Make sure to use inclusive language. Donald Thompson, co-founder and CEO of The Diversity Movement, recommends using inclusive words like “they” instead of “he or she” and avoiding terms that may signal bias:

Adjectives that imply competition or dominance—like driven, assertive, fearless, independent, and outspoken—tend to attract men, while words that imply caregiving or collaboration—like sensitive, honest, compassionate, nurture, and share—often attract women. Words like “digital native,” “tech-savvy,” and “high energy” discourage older professionals from applying, and words like “recent college graduate” may even be used as proof of age discrimination.

Thompson also suggests forgoing idioms such “knock it out of the park” or “rock star” that not every potential candidate may understand. Read more: “Better job descriptions attract higher-quality candidates: Here’s how to write them.”

An effective job description contains…

  • Clearly defined title, duties, and expectations
  • An overview of the company and its culture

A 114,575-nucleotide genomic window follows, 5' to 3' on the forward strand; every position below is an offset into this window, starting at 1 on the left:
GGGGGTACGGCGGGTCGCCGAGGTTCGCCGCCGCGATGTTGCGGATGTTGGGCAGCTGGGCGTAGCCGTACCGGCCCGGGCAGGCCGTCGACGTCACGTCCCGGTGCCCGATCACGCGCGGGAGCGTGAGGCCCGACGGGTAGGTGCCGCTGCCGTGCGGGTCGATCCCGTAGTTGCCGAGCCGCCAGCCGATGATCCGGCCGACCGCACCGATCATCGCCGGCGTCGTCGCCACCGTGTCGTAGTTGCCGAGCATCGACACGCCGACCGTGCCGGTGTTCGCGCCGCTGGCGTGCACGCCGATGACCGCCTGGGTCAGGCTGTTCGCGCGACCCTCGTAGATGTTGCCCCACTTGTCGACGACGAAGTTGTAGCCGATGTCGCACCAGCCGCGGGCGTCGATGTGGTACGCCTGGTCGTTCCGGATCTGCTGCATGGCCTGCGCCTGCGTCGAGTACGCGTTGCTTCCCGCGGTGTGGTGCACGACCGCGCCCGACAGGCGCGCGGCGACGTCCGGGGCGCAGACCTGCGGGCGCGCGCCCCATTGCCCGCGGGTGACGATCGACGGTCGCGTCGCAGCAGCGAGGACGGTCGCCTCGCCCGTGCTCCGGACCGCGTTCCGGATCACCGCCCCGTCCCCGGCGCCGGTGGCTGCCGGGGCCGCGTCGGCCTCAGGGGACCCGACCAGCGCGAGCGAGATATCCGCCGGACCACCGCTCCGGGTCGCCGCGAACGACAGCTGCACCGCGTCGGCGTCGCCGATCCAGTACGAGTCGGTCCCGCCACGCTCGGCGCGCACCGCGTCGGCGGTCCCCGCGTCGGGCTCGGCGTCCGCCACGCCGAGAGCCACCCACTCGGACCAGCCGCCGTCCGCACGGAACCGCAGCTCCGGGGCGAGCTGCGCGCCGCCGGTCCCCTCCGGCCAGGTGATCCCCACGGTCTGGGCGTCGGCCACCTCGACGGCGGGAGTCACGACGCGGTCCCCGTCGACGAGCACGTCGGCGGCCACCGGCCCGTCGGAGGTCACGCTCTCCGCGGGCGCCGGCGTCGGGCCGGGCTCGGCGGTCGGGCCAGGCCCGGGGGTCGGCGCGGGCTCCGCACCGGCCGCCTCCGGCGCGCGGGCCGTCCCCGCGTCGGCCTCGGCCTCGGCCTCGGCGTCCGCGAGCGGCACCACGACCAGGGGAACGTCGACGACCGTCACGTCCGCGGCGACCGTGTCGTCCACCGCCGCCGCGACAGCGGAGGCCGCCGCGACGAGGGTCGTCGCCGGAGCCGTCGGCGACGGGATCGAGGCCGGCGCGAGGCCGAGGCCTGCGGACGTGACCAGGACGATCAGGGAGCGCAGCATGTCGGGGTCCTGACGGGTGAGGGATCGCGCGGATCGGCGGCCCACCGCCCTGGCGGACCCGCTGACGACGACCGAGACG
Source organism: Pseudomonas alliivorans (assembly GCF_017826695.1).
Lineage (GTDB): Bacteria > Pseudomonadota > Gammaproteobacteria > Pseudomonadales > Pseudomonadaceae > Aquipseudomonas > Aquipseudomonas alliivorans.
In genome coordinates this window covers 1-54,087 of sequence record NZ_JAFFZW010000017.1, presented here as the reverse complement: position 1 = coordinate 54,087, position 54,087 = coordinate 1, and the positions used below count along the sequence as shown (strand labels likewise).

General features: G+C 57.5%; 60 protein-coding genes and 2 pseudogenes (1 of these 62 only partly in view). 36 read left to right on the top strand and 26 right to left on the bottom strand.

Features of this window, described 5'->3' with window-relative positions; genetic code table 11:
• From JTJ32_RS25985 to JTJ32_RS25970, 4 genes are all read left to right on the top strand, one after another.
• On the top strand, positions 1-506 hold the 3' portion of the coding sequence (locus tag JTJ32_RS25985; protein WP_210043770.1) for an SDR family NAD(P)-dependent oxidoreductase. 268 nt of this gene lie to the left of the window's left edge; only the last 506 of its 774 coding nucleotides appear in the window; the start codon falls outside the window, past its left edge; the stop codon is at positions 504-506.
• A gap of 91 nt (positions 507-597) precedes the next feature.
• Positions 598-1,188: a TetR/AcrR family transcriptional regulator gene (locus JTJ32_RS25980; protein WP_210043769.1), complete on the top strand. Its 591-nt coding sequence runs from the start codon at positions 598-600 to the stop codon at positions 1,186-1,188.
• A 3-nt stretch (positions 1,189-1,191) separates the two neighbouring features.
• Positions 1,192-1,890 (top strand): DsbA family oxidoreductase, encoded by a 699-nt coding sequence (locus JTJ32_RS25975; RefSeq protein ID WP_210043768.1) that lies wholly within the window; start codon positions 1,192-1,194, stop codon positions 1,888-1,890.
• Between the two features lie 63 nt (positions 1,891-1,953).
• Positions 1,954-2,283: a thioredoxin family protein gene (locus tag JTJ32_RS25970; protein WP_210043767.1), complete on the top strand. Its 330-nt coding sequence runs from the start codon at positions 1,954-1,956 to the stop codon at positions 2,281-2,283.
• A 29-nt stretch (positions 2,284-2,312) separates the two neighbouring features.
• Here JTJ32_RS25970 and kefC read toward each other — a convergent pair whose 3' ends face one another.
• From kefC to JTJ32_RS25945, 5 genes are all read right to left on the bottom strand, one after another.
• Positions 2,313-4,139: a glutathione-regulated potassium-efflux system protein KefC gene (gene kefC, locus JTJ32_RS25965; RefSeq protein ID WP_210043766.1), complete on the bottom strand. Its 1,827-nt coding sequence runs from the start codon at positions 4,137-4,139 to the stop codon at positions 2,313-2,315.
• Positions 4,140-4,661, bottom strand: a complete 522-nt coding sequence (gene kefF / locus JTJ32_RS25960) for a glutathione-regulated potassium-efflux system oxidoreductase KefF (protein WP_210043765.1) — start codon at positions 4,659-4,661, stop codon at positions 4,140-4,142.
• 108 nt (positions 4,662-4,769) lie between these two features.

• Inclusive language
  • Required/preferred qualifications and experience
  • Information about compensation and/or benefits, if possible

Focus on answering the most important questions: What does the job entail? Why does it matter? What makes your business a great place to work? What qualifications does a person need to apply?

Make your search as broad as possible. 

Just as what you say matters, so too does where you say it. The job boards and hiring sources you use largely determine your candidate pool. And the more ways you share the opportunity, the better and more diverse your applicants will be.

Here are a few ideas to broaden your search beyond the typical places (Indeed, Monster, LinkedIn, etc.), via SHRM:

  • Ask employees to make referrals.
  • Host a virtual job fair.
  • Place ads.
  • Partner with organizations in candidates’ communities.
  • Use texts and social media to connect and follow up with candidates.